I’ve been quiet on here for a while, because I’ve only been in bloody Australia! Here I am in Taronga Zoo, realising that I am the same height as the world’s smallest bear:

Now I’ve got that out of the way, I’d like to revisit an event that happened to me at work a few months ago.

I work in a clothes store. This involves working on a till, which gives customers a pretty good view of my hands. One customer, on noticing my hands weren’t exactly the hands you would expect of a 22-year-old asked me if I had Cerebral Palsy. Naturally I replied saying that I didn’t, explaining that I had arthritis.

While I am always surprised when people ask me questions about noticeable aspects of my arthritis, this surprise isn’t because I am offended. Far from it – I think it’s better to ask and get an informative response from me, than to go away speculating about my massive knuckles and wonky fingers. I’m surprised because I would feel too conscious of potentially offending someone by asking them a question like that myself.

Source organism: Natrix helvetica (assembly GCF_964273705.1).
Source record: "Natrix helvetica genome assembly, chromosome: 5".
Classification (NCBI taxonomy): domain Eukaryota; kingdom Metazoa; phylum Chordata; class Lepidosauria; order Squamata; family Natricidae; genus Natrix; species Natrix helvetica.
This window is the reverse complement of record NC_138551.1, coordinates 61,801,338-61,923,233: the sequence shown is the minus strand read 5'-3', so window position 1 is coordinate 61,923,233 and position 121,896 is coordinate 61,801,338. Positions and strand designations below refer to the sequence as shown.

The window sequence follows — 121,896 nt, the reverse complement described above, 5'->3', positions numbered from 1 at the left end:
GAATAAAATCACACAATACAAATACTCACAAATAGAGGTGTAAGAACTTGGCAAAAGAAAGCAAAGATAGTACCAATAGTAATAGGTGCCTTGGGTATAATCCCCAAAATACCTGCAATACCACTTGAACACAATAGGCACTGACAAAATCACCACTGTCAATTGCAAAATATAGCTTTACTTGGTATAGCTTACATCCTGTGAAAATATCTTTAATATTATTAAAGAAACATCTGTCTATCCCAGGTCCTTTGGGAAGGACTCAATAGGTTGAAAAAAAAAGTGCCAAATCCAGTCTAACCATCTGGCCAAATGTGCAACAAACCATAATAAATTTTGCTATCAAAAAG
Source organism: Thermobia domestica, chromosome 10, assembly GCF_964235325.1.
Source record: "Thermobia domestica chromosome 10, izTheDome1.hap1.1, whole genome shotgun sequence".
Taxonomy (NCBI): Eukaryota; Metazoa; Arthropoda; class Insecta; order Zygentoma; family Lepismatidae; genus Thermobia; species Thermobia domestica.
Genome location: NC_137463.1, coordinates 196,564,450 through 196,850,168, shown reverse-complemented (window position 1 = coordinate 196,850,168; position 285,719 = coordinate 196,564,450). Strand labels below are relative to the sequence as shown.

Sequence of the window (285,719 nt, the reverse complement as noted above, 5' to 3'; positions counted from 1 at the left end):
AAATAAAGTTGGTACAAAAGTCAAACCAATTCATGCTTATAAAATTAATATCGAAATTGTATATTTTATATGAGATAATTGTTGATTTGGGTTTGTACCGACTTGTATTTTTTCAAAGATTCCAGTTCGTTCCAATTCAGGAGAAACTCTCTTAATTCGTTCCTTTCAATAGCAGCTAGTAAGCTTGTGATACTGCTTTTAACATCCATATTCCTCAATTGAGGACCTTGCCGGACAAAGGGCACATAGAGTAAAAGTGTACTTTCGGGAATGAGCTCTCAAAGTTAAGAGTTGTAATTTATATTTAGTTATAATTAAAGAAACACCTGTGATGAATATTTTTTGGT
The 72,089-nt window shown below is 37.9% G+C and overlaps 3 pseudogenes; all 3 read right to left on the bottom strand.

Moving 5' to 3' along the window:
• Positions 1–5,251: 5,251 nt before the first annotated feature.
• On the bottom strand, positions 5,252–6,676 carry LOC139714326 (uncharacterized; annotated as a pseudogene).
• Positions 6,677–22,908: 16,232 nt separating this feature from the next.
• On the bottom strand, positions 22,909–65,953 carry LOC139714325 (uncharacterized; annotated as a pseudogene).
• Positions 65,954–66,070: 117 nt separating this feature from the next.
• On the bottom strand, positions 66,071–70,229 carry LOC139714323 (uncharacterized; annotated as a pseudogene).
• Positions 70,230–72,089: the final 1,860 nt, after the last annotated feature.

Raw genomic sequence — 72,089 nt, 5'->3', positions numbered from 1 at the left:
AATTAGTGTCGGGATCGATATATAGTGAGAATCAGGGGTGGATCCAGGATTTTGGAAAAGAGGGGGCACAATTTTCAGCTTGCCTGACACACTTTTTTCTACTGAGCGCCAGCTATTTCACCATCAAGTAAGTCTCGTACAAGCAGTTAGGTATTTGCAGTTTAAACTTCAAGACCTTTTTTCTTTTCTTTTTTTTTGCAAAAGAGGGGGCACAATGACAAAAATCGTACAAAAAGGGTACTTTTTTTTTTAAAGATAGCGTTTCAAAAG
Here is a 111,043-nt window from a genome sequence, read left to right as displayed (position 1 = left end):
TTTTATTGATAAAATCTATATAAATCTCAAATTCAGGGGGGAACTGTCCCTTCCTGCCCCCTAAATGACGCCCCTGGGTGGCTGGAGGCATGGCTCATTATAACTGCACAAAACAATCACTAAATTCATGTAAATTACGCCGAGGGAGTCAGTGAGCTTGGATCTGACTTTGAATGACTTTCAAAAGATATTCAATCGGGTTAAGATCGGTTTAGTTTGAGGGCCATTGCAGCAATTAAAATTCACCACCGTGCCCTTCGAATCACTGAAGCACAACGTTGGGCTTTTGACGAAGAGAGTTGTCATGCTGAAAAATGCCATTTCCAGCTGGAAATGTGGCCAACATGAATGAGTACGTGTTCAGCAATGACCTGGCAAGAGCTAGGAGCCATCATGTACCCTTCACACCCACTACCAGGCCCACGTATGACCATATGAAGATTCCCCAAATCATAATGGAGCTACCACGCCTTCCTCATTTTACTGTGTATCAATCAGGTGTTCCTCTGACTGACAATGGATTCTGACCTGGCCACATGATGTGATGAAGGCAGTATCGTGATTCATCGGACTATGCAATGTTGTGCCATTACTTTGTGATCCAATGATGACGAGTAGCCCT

There’s a lot of noticeable oddities about my body caused by arthritis. My bum sticks out quite a lot and I’ve an arch in my spine, because my hips don’t completely straighten. My feet turn in and my knees knock together. My spine is S-shaped and my elbows don’t straighten. I’ve got a pretty obvious limp (well, it’s more of a wiggle) and my knuckles are swollen.

I’m not naïve enough to think that these things aren’t noticeable, and I really don’t mind being asked about them. As far as I’m concerned, if someone asks about it, that’s just one more person who can be made aware of childhood arthritis and that’s okay with me.

In the event that you have any burning questions, feel free to use the comments!

4 thoughts on “It’s okay to ask

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